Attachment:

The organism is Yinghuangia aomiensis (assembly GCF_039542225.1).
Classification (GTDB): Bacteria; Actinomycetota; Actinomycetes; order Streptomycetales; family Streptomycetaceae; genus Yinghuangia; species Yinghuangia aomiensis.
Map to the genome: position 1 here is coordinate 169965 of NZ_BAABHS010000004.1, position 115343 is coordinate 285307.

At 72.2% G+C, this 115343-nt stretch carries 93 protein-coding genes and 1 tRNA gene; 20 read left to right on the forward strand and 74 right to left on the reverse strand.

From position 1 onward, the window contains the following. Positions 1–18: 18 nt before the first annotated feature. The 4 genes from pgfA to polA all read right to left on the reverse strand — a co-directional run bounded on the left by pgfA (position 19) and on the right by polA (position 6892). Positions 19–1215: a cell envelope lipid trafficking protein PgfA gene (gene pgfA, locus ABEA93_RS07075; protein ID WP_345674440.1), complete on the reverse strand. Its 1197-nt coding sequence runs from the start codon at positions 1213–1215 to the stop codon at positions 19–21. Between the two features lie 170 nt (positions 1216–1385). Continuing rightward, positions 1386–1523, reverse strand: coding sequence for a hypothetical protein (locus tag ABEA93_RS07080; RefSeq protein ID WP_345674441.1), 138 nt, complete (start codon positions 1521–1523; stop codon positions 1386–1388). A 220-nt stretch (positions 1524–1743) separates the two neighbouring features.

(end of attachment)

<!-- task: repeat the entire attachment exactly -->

The organism is Yinghuangia aomiensis (assembly GCF_039542225.1).
Classification (GTDB): Bacteria; Actinomycetota; Actinomycetes; order Streptomycetales; family Streptomycetaceae; genus Yinghuangia; species Yinghuangia aomiensis.
Map to the genome: position 1 here is coordinate 169965 of NZ_BAABHS010000004.1, position 115343 is coordinate 285307.

At 72.2% G+C, this 115343-nt stretch carries 93 protein-coding genes and 1 tRNA gene; 20 read left to right on the forward strand and 74 right to left on the reverse strand.

From position 1 onward, the window contains the following. Positions 1–18: 18 nt before the first annotated feature. The 4 genes from pgfA to polA all read right to left on the reverse strand — a co-directional run bounded on the left by pgfA (position 19) and on the right by polA (position 6892). Positions 19–1215: a cell envelope lipid trafficking protein PgfA gene (gene pgfA, locus ABEA93_RS07075; protein ID WP_345674440.1), complete on the reverse strand. Its 1197-nt coding sequence runs from the start codon at positions 1213–1215 to the stop codon at positions 19–21. Between the two features lie 170 nt (positions 1216–1385). Continuing rightward, positions 1386–1523, reverse strand: coding sequence for a hypothetical protein (locus tag ABEA93_RS07080; RefSeq protein ID WP_345674441.1), 138 nt, complete (start codon positions 1521–1523; stop codon positions 1386–1388). A 220-nt stretch (positions 1524–1743) separates the two neighbouring features.